(MENTORING) Retain Top Talent & See High ROI
(by Rene Petrin )
According to a 2008 Deloitte Research study, “Research suggests that a company’s ‘stars’ are the first to be poached by competitors and are less likely to stay. Moreover, a study of investment banks found that when imported from elsewhere, stars rarely sustain their performance in the new organization.” The last thing you want to see is your top people walk across the street to one of your competitors. Talent retention affects the bottom line not only by reducing costs, but also by building an effective workforce. Companies often invest hundreds of thousands of dollars in recruiting talent but then stop there and miss the opportunity to get the best return on their hiring investment.
Some organizations invest in a “buddy” system, which is a good investment, but it’s a short-term (2-3 months) solution and addresses only the issues of adjustment. Mentoring, however, is more strategic and aims to do the following:
• Demonstrate to new employees the company’s investment in their future with the organization.
• Create a more effective contributor to the company’s overall goals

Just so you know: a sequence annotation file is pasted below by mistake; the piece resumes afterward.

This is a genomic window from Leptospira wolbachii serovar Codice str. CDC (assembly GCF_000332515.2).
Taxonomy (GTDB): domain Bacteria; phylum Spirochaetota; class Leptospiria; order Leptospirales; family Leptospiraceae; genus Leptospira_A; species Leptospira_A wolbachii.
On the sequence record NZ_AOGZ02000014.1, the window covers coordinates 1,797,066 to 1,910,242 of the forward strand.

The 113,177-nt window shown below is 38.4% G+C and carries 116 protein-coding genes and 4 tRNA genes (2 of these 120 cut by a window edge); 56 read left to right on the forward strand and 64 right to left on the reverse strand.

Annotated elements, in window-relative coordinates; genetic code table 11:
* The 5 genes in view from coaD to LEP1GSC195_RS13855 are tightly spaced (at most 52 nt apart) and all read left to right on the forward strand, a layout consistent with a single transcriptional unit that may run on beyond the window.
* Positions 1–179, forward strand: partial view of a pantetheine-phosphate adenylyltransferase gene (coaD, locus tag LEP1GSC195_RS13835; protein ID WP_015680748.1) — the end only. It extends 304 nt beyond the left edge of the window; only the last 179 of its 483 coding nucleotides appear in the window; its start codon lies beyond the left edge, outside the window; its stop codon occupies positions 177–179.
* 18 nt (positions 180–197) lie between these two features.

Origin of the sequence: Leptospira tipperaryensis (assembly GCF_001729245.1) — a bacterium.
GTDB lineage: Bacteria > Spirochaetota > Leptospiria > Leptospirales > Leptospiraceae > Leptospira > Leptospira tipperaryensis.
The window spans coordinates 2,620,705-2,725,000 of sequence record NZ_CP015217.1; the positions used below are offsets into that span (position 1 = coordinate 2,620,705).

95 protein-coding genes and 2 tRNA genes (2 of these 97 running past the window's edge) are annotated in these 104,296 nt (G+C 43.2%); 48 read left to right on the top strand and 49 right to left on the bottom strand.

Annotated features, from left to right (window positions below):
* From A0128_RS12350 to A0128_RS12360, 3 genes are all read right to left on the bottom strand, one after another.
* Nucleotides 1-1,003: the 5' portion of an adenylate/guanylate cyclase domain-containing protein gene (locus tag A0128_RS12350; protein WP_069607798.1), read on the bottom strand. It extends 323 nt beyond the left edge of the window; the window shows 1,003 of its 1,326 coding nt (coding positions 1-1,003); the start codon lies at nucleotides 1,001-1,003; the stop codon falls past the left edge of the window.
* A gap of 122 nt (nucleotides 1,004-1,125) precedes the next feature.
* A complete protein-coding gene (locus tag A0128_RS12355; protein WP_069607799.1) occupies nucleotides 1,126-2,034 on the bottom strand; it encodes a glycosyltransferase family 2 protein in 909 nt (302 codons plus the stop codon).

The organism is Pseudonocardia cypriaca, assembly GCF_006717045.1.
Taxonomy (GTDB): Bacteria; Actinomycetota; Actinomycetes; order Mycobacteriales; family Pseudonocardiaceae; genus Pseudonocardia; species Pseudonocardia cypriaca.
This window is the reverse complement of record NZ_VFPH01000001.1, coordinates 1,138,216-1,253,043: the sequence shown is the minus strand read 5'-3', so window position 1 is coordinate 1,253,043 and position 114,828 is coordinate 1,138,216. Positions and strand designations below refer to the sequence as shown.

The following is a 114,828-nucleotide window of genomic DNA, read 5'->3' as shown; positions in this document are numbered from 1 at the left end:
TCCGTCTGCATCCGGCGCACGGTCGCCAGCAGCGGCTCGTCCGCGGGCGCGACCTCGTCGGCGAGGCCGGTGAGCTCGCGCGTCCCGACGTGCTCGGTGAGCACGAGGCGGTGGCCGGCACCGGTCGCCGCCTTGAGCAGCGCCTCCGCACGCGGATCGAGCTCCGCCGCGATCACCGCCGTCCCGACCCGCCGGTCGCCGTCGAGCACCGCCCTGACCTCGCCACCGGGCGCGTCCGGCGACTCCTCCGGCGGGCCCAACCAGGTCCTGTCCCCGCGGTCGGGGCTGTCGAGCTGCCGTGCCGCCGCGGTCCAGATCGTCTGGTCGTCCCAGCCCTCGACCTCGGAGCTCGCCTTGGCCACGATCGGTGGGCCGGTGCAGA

• Engender a sense of loyalty in employees
Think of it this way: loyalty breeds longevity. If you invest in nurturing your top talent early on, the less likely you’ll be dealing with the scenario of him or her walking across the street to another company.
Here are 3 Mentoring Skills ALL Good Mentors Have! All mentors are unique in the skills they bring to mentoring. But there are 3 that are the most critical in being an effective mentor.
1. Be a good listener. This means not just listening to the words but to the whole communication: body language, tone of voice, gestures, etc. Many mentorees feel that when engaged in a mentoring session it is the only time where they get to speak and be heard. Being a good listener invites the person to share within a safe space.
2. Be a good facilitator and not a manager. Mentoring is a partnership between the mentor and mentoree not an employment relationship. It is sometimes difficult for mentors to step back and not take control of a situation as they feel by doing so they could solve the mentoree's problem. But this does not empower the mentoree. Facilitating involves sharing ideas, providing resources and offering sage advice when appropriate but not solving problems for the mentoree. "How do I assist my mentoree to gain what s/he needs to resolve the issue for themselves?"--that's the mantra of a good mentor.
3. Be empathic. Understand things from a mentoree's viewpoint. Provide support in terms of resources, encouragement and validate their feelings. It doesn't mean you have to agree with their perspective but it is important for the mentoree to feel that you are there and have genuine concern for them.
Practicing these skills will not only make you a better mentor but will also make you a better co-worker.
(10/24/2013 6:53:39 AM) |
1vgEnG Major thankies for the post. Cool.
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